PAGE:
Nairobi — Countries are rapidly developing “killer robots” — machines with artificial intelligence (AI) that independently kill — but are moving at a snail’s pace on agreeing global rules over their use in future wars, warn technology and human rights experts.

From drones and missiles to tanks and submarines, semi-autonomous weapons systems have been used for decades to eliminate targets in modern day warfare — but they all have human supervision.

Nations such as the US, Russia and Israel are now investing in developing lethal autonomous weapons systems (LAWS) which can identify, target, and kill a person on their own — but to date there are no international laws governing their use.

“Some kind of human control is necessary ... Only humans can make context-specific judgments of distinction, proportionality and precautions in combat,” said Peter Maurer, president of the International Committee of the Red Cross (ICRC).

“[Building consensus] is the big issue we are dealing with and, unsurprisingly, those who have today invested a lot of capacities and do have certain skills that promise advantages to them, are more reluctant than those who don’t.”

The ICRC oversaw the adoption of the 1949 Geneva Conventions that define the laws of war and the rights of civilians to protection and assistance during conflicts and it engages with governments to adapt these rules to modern warfare.

AI researchers, defence analysts and roboticists say LAWS, such as military robots, are no longer confined to the realm of science fiction or video games, but are fast progressing from graphic design boards to defence engineering laboratories.

Within a few years, they could be deployed by state militaries to the battlefield, they add, painting dystopian scenarios of swarms of drones moving through a town or city, scanning and selectively killing their targets within seconds.

Death by algorithm

This has raised ethical concerns from human rights groups and some tech experts who say giving machines the power of life and death violates the principles of human dignity.

Not only are LAWS vulnerable to interference and hacking, which would result in increased civilian deaths, they add, but their deployment would raise questions over who would be held accountable in the event of misuse.

“Don’t be mistaken by the nonsense of how intelligent these weapons will be,” said Noel Sharkey, chair of the International Committee for Robot Arms Control and an AI and robotics expert at Britain’s University of Sheffield. “You simply can’t trust an algorithm — no matter how smart — to seek out, identify and kill the correct target, especially in the complexity of war.” 

Experts in defence-based AI systems argue that such weapons, if developed well, can make war more humane. They will be more precise and efficient, not fall prey to human emotions, such as fear or vengeance, and minimise deaths of civilians and soldiers.

“From a military’s perspective, the primary concern is to protect the security of the country with the least amount of lives lost — and that means its soldiers,” said Anuj Sharma, chair of India Research Centre, which works on AI warfare. “So if you can remove the human out of the equation as much as possible, it’s a win because it means less body bags going back home — and that’s what everyone wants.”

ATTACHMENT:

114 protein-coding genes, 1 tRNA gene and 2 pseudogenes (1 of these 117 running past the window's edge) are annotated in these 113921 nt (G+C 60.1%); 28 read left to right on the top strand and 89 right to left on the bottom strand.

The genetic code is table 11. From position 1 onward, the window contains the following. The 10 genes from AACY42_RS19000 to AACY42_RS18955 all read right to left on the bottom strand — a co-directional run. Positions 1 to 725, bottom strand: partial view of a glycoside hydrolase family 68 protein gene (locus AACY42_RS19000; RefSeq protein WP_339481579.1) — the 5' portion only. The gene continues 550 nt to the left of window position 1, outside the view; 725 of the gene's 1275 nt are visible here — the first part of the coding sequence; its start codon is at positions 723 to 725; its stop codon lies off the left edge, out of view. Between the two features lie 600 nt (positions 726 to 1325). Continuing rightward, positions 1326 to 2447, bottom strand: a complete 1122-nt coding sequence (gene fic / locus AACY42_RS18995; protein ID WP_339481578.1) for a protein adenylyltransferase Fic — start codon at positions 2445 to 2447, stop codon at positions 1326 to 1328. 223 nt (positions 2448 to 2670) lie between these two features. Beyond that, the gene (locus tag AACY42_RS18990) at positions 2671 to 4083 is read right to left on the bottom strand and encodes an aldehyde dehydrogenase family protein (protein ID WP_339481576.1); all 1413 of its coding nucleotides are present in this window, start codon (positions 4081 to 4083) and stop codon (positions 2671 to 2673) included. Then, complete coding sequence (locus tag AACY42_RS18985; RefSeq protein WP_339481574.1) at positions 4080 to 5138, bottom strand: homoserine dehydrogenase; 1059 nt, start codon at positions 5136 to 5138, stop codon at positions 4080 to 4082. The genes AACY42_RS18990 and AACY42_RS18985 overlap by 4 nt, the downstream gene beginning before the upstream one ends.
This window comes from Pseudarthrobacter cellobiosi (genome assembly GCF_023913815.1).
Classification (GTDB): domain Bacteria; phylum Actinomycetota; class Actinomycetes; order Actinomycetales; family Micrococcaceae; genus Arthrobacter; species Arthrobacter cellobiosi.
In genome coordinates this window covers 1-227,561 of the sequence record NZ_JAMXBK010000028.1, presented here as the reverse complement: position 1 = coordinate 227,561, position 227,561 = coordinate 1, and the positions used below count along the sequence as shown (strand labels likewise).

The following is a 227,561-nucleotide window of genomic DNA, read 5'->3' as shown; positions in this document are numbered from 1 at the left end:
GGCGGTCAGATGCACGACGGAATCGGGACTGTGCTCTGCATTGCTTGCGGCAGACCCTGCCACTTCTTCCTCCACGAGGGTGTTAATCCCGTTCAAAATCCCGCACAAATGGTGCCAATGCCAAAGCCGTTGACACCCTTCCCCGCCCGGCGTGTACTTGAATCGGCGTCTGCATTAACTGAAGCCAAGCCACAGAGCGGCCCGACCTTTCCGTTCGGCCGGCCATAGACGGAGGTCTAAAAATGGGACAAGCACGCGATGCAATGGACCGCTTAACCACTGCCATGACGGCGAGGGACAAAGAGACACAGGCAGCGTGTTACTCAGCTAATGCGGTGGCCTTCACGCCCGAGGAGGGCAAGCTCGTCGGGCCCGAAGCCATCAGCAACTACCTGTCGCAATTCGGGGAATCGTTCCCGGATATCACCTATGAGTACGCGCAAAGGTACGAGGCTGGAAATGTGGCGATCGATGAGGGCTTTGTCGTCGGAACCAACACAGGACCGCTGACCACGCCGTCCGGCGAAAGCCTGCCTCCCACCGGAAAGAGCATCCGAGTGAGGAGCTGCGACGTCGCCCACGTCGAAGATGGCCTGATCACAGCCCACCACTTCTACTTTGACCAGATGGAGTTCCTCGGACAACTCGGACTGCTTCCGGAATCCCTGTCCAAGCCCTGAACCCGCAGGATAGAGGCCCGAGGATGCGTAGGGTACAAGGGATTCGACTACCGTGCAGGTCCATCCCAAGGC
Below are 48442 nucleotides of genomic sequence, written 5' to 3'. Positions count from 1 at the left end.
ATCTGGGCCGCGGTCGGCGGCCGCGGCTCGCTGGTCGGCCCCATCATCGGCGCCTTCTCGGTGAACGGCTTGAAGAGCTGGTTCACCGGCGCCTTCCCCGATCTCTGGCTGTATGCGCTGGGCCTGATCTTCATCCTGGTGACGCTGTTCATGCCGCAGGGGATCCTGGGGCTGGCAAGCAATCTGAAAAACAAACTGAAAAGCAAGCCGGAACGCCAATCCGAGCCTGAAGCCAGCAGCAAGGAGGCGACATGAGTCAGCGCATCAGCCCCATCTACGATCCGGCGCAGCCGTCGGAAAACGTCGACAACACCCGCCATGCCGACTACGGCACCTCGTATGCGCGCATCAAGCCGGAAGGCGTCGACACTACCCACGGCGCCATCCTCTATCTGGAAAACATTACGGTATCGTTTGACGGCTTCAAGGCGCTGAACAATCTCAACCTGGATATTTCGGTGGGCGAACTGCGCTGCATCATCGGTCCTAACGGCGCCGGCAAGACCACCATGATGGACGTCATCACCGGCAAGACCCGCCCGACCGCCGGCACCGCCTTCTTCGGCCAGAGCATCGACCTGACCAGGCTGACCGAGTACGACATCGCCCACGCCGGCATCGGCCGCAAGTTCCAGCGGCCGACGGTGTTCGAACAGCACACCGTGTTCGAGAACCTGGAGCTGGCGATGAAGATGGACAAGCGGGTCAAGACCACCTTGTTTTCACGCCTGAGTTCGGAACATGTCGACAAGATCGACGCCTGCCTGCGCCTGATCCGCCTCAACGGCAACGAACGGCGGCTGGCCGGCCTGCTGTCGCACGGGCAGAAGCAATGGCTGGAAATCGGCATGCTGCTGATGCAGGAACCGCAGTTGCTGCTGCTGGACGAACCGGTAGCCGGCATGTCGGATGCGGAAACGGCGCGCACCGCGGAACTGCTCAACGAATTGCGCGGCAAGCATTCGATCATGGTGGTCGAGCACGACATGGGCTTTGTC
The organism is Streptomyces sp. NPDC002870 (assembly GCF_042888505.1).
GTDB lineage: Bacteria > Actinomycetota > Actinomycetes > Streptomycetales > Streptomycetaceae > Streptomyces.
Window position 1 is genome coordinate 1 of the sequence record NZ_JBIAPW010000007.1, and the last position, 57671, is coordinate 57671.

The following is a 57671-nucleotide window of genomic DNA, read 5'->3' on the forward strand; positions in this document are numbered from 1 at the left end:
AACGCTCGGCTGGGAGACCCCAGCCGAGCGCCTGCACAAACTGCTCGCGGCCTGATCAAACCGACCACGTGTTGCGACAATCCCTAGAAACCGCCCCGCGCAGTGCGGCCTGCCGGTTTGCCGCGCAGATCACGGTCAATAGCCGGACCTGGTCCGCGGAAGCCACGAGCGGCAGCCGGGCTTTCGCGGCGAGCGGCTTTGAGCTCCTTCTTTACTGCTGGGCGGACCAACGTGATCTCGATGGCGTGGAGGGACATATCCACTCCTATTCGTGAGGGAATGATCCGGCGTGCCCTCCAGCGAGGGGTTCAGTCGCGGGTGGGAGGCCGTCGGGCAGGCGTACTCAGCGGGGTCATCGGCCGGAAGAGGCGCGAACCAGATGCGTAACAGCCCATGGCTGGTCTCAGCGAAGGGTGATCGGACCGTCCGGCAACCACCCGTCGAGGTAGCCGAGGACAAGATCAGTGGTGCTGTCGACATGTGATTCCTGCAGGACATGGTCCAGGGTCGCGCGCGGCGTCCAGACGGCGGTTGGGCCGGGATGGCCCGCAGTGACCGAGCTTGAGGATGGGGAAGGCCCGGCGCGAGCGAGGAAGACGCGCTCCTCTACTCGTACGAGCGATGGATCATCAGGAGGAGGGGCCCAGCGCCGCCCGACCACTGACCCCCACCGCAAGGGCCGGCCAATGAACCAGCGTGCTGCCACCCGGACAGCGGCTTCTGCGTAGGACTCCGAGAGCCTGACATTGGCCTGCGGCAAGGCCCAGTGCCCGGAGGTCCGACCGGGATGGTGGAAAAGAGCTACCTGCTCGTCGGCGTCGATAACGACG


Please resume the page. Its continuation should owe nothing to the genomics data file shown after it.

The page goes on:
Avoidable tragedy

A 2019 survey by Human Rights Watch (HRW) and the Campaign to Stop Killer Robots, a global coalition, found 61% of people across 26 countries, including the US and Israel, opposed the development of fully autonomous lethal weapons.

Mary Wareham, HRW’s arms division advocacy director, said countries have held eight meetings under the UN convention on certain conventional weapons since 2014 to discuss the issue, but there has been no progress.

Thirty nations, including Brazil, Austria and Canada, are in favour of a total ban, while dozens of others want a treaty to establish some form of control over the use of LAWS, said Wareham, who is also co-ordinator of the Campaign to Stop Killer Robots. This is largely due to a few, powerful nations, such as the US and Russia, who say it is premature to move towards regulation, without first defining such weapons, she said.

The US state department said it supports the discussions at the UN, but that “dictating a particular format for an outcome before working through the substance” would not result in the best outcome.

“The US has opposed calls to develop a ban and does not support opening negotiations, whether on a legally binding instrument or a political declaration, at this time,” said a US state department spokesperson in a statement. “We must not be anti-technology and must be cautious not to make hasty judgments about emerging or future technologies, especially given how ‘smart’, precision-guided weapons have allowed responsible militaries to reduce risks to civilians in military operations.” 

Officials from Russia’s foreign ministry did not immediately respond to requests for comment.

“It’s not good enough that we moving forward into the 21st century without set rules,” said Wareham, adding that without oversight, more nations would develop lethal autonomous weapons. “We need to have a new international treaty as we have for landmines and cluster munitions. We have to prevent the avoidable tragedy that is coming if we do not regulate our killer robots.”

Thomson Reuters Foundation

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